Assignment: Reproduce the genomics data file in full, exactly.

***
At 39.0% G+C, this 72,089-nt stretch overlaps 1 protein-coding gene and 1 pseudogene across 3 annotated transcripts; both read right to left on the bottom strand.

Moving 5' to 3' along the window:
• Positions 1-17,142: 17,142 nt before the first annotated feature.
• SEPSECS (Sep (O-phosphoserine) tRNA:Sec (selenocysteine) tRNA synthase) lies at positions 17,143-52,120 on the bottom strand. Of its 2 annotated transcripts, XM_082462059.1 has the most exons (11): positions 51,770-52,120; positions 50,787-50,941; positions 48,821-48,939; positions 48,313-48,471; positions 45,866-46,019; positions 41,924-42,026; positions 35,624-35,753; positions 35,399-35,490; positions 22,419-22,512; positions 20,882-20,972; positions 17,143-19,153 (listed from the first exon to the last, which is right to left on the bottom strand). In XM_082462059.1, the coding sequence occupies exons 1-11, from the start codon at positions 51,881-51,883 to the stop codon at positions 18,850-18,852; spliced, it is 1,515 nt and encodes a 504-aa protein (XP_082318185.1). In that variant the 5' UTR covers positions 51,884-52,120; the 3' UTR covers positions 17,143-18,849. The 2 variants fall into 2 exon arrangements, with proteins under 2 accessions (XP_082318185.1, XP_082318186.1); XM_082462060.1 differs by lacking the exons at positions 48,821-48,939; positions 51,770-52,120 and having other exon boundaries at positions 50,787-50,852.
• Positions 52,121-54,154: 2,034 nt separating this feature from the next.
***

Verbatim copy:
At 39.0% G+C, this 72,089-nt stretch overlaps 1 protein-coding gene and 1 pseudogene across 3 annotated transcripts; both read right to left on the bottom strand.

Moving 5' to 3' along the window:
• Positions 1-17,142: 17,142 nt before the first annotated feature.
• SEPSECS (Sep (O-phosphoserine) tRNA:Sec (selenocysteine) tRNA synthase) lies at positions 17,143-52,120 on the bottom strand. Of its 2 annotated transcripts, XM_082462059.1 has the most exons (11): positions 51,770-52,120; positions 50,787-50,941; positions 48,821-48,939; positions 48,313-48,471; positions 45,866-46,019; positions 41,924-42,026; positions 35,624-35,753; positions 35,399-35,490; positions 22,419-22,512; positions 20,882-20,972; positions 17,143-19,153 (listed from the first exon to the last, which is right to left on the bottom strand). In XM_082462059.1, the coding sequence occupies exons 1-11, from the start codon at positions 51,881-51,883 to the stop codon at positions 18,850-18,852; spliced, it is 1,515 nt and encodes a 504-aa protein (XP_082318185.1). In that variant the 5' UTR covers positions 51,884-52,120; the 3' UTR covers positions 17,143-18,849. The 2 variants fall into 2 exon arrangements, with proteins under 2 accessions (XP_082318185.1, XP_082318186.1); XM_082462060.1 differs by lacking the exons at positions 48,821-48,939; positions 51,770-52,120 and having other exon boundaries at positions 50,787-50,852.
• Positions 52,121-54,154: 2,034 nt separating this feature from the next.